I’ve linked to J.E. Dyer before, but I’ve been following her for quite some time now. A retired US Naval intelligence officer who served around the world, Dyer now blogs on a number of different sites, covering mainly politics and religion. If you don’t have at least one of her blogs bookmarked, you really should do so.
She had two different posts recently, on two different blogs and I thought they dovetailed nicely. They both deal with our current situation and the responsibility we each have to act, not just to “hope”.
From Dyer’s theoptimisticconservative blog:
Our Founders were profoundly – and properly – skeptical of government. They stated repeatedly that their reliance was ultimately on the good sense and character of the people. In 2012, it’s all about the people: who we are and the clarity with which we see our predicament and our options.
That’s one of the biggest reasons why there is so little resonance with our spirits in this year’s election campaign. The Obama campaign’s attacks on Romney are just noise in this season, but even Romney’s proclamations don’t matter all that much. In 2012, the governing dynamic is the American people talking to ourselves, deciding who we really are and what we really believe. Romney isn’t, at any point, going to intrude on that dialogue. In an important sense, Obama is irrelevant to it, except as an example of the extremes to which our century-long practice of seeking saviors can take us.
The dialogue will continue for years after November 2012. The dialogue is what matters, and if a sleeping giant is awakening, it will take some time for it to educate itself. The need for the people to educate and improve ourselves, as self-governing citizens, is actually a good thing, in my view. If we had another Reagan to elect this fall, we would remain passive, waiting for the president to try to do what only we can do. It is good for the people to have to step up to our responsibilities, which start with character and knowledge.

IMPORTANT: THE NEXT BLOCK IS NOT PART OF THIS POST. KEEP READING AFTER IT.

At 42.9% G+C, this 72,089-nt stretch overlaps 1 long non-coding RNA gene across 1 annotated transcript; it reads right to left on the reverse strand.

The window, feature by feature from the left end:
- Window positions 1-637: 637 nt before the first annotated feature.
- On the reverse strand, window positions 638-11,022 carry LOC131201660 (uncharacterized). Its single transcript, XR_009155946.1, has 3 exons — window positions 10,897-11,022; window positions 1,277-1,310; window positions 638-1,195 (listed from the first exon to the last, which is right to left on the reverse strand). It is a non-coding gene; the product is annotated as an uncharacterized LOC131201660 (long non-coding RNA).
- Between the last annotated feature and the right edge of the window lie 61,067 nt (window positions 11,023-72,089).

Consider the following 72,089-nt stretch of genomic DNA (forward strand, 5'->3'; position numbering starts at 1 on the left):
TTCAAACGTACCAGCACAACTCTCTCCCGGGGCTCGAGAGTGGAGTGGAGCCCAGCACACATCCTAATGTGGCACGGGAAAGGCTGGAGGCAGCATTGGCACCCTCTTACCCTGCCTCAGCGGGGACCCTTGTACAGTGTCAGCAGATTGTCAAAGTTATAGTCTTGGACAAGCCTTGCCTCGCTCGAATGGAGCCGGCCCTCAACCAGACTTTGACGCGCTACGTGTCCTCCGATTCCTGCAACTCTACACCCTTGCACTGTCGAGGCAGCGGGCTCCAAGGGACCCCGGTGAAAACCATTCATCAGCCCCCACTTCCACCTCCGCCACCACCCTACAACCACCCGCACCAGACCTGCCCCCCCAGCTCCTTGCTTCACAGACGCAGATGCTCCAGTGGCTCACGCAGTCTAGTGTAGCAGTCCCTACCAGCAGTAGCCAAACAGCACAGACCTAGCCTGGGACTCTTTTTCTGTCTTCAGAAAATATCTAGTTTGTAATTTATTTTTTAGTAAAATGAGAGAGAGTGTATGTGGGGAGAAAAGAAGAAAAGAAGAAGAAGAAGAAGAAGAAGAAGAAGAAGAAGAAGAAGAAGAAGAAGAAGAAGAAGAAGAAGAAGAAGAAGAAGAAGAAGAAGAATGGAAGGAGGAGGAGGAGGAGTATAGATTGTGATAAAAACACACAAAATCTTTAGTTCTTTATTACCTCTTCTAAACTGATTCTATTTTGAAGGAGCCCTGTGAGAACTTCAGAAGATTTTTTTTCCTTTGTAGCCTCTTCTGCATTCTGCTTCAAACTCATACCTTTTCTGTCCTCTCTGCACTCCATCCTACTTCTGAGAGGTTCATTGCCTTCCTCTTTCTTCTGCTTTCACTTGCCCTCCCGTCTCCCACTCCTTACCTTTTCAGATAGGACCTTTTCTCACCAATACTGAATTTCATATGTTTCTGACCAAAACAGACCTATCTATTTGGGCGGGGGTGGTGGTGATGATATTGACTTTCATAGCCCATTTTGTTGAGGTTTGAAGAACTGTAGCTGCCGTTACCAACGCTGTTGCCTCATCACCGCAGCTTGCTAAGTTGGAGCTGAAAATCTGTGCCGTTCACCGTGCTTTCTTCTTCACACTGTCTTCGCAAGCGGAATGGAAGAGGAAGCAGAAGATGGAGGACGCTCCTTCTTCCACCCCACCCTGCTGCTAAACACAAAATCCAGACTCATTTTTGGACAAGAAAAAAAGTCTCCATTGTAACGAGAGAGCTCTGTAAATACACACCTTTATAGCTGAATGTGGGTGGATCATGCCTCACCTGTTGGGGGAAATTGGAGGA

Excellent points, but she then makes the same points from a slightly different perspective. This now from her Patheos blog:
At a time like this, it is useful to remember that the Bible gives us no reason to suppose we will be able to control the behavior of our political leaders. We may assign ourselves the obligation of picking better leaders, and I believe God will help us with insight in that regard. But there is no magic formula—no “system”—by which we can guarantee that our leaders will do only what we would have them do, or not do what we wish they wouldn’t.
Meanwhile, what can we do about these alarming events unfolding at a distance from us? The answer I keep hearing is: “Look to your own hearts.” That’s what God is looking at, after all. When we stand before Him at the Last Judgment, He won’t ask us to account for what Eric Holder or Darrell Issa did. Although He sees our political interactions more clearly and comprehensively than we do, they are, for Him, a subordinate phenomenon. What He cares about is the spirit and character of each individual.
Taken together, these two posts create one complete viewpoint of our current societal doldrums. I agree with Dyer: too often have we elected a leader and then sat back, as if we just picked a horse to win in the sixth at Belmont. It doesn’t work that way, and it’s not supposed to. We are supposed to monitor the government, not the other way around. Even the best governments need to be held accountable, as does a young child. Like a child, government will do what it does, and we can only control two things:
- how we ‘instruct’ it initially, and
- how we react to it when it behaves improperly.
Her other point is also true: God is more interested in our character than our country’s. However, if we each live up to our responsibilities, our character can and will change the country, including those whom we elect to govern us.
Speaking just for me, I find both thoughts rather comforting as I go about my Monday.